Christmas: Less me, more them

Usually by this point in the year I’ve got Christmas and Sophia’s birthday sorted. This year I haven’t and I’m feeling it. I’m struggling to shift a perpetual dark mood and am stressed by how much there is to buy, organise and prepare in a very short space of time. Last year I had bought everything by the end of October, worked on handmade items in November and had December to do Christmassy activities with the kids, relax and enjoy the festive build up. This year I kind of just want to fast forward to January…

Don’t get me wrong, I am very much looking forward to the Christmas week itself and spending time with family and dear friends. It’s just the getting there that I’m dreading. There are homemade gifts to be made, Christmas crafts to be done (and baked!), presents to be bought, a party to plan, a Christmas dinner that needs planning (and necessary foods ordered), a newly moved into house that still needs sorting and all this on top of the normal demands of daily life and performed at less than 100% of my maximum capacity due to a small man that has started waking at night again…

I feel like a scrooge just typing this. Sorry for killing the festive buzz guys! I think I just needed to get it out there, to use this as a dumping ground so I can get organised, get over it and not stamp out the Christmas cheer before it has even arrived in our house. It’s also good to have a ‘written’ record so I don’t make the same mistake next year! Next year I’m putting aside a little bit of money each month and starting early.

And actually, as I’ve been writing this, I’ve come to realise how my head is really in the wrong space. Christmas isn’t about the gifts we make, buy and give, it’s not about the gingerbread or the wreath, it’s not about a meal that’ll be eaten in a fraction of the time it took to make. For us, for our family, it’s about remembering the birth of a very special baby, long ago, whose arrival changed everything. As the old saying goes ‘Jesus is the reason for the season’! And if you’re not that way inclined, I’m assuming it’s still not about any of the stuff I mentioned just now. I’m guessing it’s about spending time with your family and friends, it’s about love. We probably won’t remember the calibre of the roasties or gifts given and received in ten years time, but we’ll remember what matters. We’ll remember the smiles, the comfortable ease of being with folk we love, the laughter that brought us all to tears (though probably not what sparked it), the joy of spending quality time with quality people.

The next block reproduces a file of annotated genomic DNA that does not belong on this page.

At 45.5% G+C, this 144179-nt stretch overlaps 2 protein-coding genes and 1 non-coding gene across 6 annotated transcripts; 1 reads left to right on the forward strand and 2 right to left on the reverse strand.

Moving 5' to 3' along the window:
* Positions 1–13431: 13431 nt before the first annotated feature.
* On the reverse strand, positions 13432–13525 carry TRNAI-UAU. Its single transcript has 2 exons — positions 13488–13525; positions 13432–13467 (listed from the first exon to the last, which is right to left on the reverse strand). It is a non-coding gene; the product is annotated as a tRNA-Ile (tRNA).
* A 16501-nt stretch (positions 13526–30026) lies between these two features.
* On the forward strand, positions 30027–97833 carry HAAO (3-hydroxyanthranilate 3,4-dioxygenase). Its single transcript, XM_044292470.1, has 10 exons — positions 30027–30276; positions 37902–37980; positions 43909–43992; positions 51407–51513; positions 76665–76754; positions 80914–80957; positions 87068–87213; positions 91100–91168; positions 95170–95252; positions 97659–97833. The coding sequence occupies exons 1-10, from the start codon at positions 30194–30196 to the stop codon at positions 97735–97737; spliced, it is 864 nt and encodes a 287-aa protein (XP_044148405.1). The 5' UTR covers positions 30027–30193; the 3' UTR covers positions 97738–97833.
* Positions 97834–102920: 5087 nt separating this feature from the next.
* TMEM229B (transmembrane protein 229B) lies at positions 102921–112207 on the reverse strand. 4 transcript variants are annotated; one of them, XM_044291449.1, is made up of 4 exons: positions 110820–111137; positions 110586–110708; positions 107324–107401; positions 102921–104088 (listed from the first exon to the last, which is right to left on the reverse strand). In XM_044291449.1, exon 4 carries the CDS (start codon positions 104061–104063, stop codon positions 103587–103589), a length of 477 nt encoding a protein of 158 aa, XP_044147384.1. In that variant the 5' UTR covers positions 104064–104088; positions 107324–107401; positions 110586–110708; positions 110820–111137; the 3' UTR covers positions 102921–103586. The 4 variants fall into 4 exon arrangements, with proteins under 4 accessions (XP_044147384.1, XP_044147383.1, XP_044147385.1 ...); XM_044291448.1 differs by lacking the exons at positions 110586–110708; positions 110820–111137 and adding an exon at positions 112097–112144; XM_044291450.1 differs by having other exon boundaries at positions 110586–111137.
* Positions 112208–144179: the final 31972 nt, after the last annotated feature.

And I reckon that as long as I keep that my focus for the next month, I should be able to lighten up, get everything I need to get done finished and have a bloody brilliant December and Christmas. But Christmas for many people and families around the world  this year is going to fall far short of brilliant. So this week my task is to seek out ways of practically making Christmas a little cheerier for those less  fortunate than me and with far bigger worries than me. Our Church works to help support homeless people in Exeter and are collecting small gifts for them and we helped our home ed group with five family Christmas boxes for refugees in Syria so that’s a good place to start. But there must be more I can do than that. If you know of any opportunities please comment and let me know. If not, I will endeavour to find out and update you next week with my plans.

Jesus told us to feed the hungry, clothe the naked and shelter those without homes. If I truly believe he’s the reason for celebrating this festive season then I need to think much less about my own (minor) woes and how I can enjoy the next month and start thinking much more about others. If I achieve nothing else but this, I’ll be content. I’m going to think beyond myself this Christmas, I want to help make it better for those that desperately need and deserve it to be.

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